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The freshwater green alga Scenedesmus opoliensis proves to be a suitable bioindicator …


Biology Articles » Hydrobiology » Stress-physiological reactions of the green alga Scenedesmus opoliensis to water pollution with herbicides » Results

Results
- Stress-physiological reactions of the green alga Scenedesmus opoliensis to water pollution with herbicides

The same concentration of the three herbicides used in the experiments triggers different changes in distinct physiological processes that underlie growth, development and reproduction of Scenedesmus opoliensis in batch cultures. It is known from studies with vascular plants that many environmental stress factors may cause damage of membrane structure which results in peroxidation of lipids with unsaturated fatty acids. The products of peroxidation, especially the malondialdehyde, leave the membranes and spread all over the cell compartments, causing structural damage of nucleic acids, proteins and photosynthetic pigments, thus triggering a cascade of disfunctions. These have to be quickly compensated by repair mechanisms that ensure a hardening process during the development of a certain tolerance against the stress factor. In this context the level of membrane lipid peroxidation products, called thiobarbituric acid reactive substances (TBARS), was measured in the algal cell cultures exposed for 10 days to 10 ìM of three different herbicides (diuron, methylviologen and glufosinate). Diuron did not cause any significant change in the level of TBARS, but in the presence of methylviologen and glufosinate the degree of lipid peroxidation increased more that two times as compared with the control, indicating that these two herbicides, even if they have different action sites in the plant cells, both induce membrane damages and impair transmembrane transport processes by causing structural changes in the lipid bilayer (Fig. 1).

The ascorbic acid (vitamin C) content of the algal cells, expressed on a dry weight basis, showed a statistically significant increase only when the cultures were exposed to 10 ìM methylviologen. No important change in the quantity of ascorbate was detectable in the algae treated with diuron and with glufosinate. As the most frequent non-enzymatic organic reducing agent in plant cells, vitamin C plays an important role in the antioxidative defense of algae and a higher ascorbate content is a prerequisite for a more efficient protection. It is worth mentioning that vitamin C occurs in plant cells in three interchangeable forms: as reduced ascorbic acid, as partly oxidized monodehydroascorbate and as fully oxidized dehydroascorbate. The method used in the present experiments allows only the determination of total vitamin C amount, without distinction between its different forms (Fig. 2).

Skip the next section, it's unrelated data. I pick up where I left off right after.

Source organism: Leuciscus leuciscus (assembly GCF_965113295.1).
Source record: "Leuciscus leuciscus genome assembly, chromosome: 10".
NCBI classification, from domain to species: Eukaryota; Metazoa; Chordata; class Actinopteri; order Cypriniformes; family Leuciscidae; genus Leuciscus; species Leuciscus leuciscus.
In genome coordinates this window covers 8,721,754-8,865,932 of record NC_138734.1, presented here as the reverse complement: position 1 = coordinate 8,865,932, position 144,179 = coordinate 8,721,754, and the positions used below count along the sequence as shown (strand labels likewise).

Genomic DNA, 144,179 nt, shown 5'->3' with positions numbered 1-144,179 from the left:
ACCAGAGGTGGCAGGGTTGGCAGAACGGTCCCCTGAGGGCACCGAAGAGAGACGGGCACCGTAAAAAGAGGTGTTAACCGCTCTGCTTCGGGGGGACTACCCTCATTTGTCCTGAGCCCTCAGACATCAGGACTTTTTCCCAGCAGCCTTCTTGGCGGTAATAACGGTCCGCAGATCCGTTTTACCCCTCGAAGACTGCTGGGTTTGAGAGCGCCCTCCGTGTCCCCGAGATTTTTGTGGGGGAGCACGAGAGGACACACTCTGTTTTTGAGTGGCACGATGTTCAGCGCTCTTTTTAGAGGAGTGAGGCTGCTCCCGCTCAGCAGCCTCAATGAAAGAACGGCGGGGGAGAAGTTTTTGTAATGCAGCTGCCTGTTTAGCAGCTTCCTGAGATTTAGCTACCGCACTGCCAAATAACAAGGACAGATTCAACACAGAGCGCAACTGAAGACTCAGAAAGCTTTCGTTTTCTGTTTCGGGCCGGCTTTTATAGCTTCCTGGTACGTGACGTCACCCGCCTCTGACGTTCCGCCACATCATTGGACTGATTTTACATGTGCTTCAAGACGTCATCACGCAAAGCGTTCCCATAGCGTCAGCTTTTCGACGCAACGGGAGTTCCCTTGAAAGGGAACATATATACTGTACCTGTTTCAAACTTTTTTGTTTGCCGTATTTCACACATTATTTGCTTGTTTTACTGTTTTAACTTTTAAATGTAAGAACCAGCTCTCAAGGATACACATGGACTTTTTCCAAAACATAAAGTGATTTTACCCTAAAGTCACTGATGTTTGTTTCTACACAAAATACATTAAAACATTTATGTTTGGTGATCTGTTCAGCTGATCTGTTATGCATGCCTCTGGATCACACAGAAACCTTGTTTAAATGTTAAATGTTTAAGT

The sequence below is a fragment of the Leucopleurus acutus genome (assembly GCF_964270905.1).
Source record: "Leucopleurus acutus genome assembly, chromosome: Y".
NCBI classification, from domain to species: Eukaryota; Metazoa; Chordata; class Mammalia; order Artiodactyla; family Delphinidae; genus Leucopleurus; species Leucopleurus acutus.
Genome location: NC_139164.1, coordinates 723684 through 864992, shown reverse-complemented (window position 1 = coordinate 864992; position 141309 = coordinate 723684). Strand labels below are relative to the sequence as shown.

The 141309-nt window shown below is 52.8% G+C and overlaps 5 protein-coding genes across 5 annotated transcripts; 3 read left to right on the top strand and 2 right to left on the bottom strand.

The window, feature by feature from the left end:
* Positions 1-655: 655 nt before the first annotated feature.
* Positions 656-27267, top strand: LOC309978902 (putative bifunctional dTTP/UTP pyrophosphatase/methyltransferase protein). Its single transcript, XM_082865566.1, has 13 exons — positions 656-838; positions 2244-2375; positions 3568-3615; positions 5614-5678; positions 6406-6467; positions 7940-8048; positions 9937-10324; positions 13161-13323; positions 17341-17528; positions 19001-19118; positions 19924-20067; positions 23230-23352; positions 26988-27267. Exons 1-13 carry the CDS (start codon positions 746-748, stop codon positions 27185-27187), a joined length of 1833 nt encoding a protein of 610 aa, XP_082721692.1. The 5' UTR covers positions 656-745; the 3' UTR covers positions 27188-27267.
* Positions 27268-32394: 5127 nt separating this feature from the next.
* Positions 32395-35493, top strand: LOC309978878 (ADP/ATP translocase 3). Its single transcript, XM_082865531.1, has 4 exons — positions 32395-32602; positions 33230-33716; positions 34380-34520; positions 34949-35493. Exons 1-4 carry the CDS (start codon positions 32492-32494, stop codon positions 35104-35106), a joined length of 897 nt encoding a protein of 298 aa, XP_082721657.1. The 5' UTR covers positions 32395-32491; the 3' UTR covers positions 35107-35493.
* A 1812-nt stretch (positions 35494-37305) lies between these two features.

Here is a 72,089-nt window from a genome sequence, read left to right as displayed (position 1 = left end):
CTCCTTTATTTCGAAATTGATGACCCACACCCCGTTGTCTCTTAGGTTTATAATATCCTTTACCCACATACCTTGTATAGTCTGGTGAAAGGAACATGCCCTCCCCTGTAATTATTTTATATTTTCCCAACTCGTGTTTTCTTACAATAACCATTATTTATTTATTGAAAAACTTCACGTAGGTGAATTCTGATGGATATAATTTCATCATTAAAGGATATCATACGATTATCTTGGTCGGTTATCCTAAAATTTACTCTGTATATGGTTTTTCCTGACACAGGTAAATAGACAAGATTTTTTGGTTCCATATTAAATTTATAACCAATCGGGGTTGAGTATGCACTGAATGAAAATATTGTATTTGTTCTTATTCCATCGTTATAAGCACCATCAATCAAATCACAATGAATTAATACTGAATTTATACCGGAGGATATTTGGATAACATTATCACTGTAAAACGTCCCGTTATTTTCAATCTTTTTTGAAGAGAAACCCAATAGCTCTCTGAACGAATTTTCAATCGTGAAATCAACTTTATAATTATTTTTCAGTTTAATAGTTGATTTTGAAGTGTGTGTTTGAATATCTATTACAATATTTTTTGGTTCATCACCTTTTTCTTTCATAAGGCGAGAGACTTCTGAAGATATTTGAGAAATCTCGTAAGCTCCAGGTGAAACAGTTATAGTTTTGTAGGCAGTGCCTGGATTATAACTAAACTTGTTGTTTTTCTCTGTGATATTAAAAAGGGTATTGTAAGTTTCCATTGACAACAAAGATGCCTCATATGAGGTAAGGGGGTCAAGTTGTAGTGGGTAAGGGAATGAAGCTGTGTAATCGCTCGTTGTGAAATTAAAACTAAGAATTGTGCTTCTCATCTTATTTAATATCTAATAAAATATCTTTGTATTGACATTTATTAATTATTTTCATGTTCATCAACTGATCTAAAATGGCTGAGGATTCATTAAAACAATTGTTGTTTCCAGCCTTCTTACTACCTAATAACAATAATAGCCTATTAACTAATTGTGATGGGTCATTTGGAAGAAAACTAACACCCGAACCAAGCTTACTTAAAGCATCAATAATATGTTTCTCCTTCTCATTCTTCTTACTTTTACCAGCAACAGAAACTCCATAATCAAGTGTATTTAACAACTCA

From among the enzymatic components of the antioxidative defense system, catalase exhibited the most prominent changes under the influences of the three herbicides. Its catalytic activity in decomposing the highly toxic hydrogen-peroxide was not significantly modified by diuron, but it was obviously decreased by methylviologen, while glufosinate induced a pronounced rise in its enzymatic activity. The changes in the intensity of the detoxification reaction of hydrogen peroxide may be due to changes in both the amount of the catalase protein molecules and the catalytic activity of the enzyme modulated by different regulatory factors (Fig. 3).

The herbicides used in the experiments exerted a negative effect on the division rate of algal cells, resulting in changes of the dynamics of cell density in the populations during the first five days of exposure. Glufosinate caused only a delay in reaching the maximal cell density in the cultures, but did not lower significantly the final cell number in a unit of culture media volume. Diuron inhibited the growth of algal populations and forced the establishment of the steadystate growth phase at a much lower cell density than in the case of control. Methylviologen exerted a very pronounced inhibition of cell divisions, maintaining the cell density of the cultures close to the initial low values (Fig. 4).

The final dry biomass of the algal populations, reflecting the efficiency of net photosynthetic primary production, was impaired by all the three herbicides used in the experiments. The most pronounced decline of the algal biomass was registered in the presence of methylviologen, while the mildest, but still significant effect was exerted by glufosinate. The adverse influence of diuron on net biomass production was more moderate than that of methylviologen but more intense than the decrease caused by glufosinate (Fig. 5).

The net photosynthetic oxygen production of the constantly illuminated algal cells also changed under the influence of micromolar concentrations of herbicides. Oxygen production was mostly inhibited by diuron, and less (but still significantly) impaired by methylviologen. In contrast with the other two herbicides, glufosinate enhanced the net oxygen evolution of the algal cells, increasing it with almost 50% of the values measured in the control cultures (Fig. 6).


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